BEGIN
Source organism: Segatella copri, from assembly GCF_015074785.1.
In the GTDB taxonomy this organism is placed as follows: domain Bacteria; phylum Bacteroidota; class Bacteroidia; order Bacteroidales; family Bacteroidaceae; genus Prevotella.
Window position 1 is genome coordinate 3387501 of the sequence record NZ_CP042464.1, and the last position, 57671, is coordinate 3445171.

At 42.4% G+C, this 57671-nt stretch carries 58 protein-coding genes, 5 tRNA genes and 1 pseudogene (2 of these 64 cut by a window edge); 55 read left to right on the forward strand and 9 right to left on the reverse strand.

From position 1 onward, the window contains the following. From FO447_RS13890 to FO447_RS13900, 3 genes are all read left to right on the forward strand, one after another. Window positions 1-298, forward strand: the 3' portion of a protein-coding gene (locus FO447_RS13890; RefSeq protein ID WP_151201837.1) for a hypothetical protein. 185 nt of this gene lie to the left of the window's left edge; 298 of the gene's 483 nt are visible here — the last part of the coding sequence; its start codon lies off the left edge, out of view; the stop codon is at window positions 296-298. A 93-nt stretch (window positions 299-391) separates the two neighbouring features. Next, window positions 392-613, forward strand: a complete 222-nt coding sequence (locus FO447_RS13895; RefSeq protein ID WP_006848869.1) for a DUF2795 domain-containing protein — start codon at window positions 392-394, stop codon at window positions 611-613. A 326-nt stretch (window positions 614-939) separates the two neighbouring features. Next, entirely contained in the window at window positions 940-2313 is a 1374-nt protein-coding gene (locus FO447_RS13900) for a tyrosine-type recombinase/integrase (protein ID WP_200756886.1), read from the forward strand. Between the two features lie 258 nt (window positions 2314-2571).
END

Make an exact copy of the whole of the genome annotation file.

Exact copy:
Source organism: Segatella copri, from assembly GCF_015074785.1.
In the GTDB taxonomy this organism is placed as follows: domain Bacteria; phylum Bacteroidota; class Bacteroidia; order Bacteroidales; family Bacteroidaceae; genus Prevotella.
Window position 1 is genome coordinate 3387501 of the sequence record NZ_CP042464.1, and the last position, 57671, is coordinate 3445171.

At 42.4% G+C, this 57671-nt stretch carries 58 protein-coding genes, 5 tRNA genes and 1 pseudogene (2 of these 64 cut by a window edge); 55 read left to right on the forward strand and 9 right to left on the reverse strand.

From position 1 onward, the window contains the following. From FO447_RS13890 to FO447_RS13900, 3 genes are all read left to right on the forward strand, one after another. Window positions 1-298, forward strand: the 3' portion of a protein-coding gene (locus FO447_RS13890; RefSeq protein ID WP_151201837.1) for a hypothetical protein. 185 nt of this gene lie to the left of the window's left edge; 298 of the gene's 483 nt are visible here — the last part of the coding sequence; its start codon lies off the left edge, out of view; the stop codon is at window positions 296-298. A 93-nt stretch (window positions 299-391) separates the two neighbouring features. Next, window positions 392-613, forward strand: a complete 222-nt coding sequence (locus FO447_RS13895; RefSeq protein ID WP_006848869.1) for a DUF2795 domain-containing protein — start codon at window positions 392-394, stop codon at window positions 611-613. A 326-nt stretch (window positions 614-939) separates the two neighbouring features. Next, entirely contained in the window at window positions 940-2313 is a 1374-nt protein-coding gene (locus FO447_RS13900) for a tyrosine-type recombinase/integrase (protein ID WP_200756886.1), read from the forward strand. Between the two features lie 258 nt (window positions 2314-2571).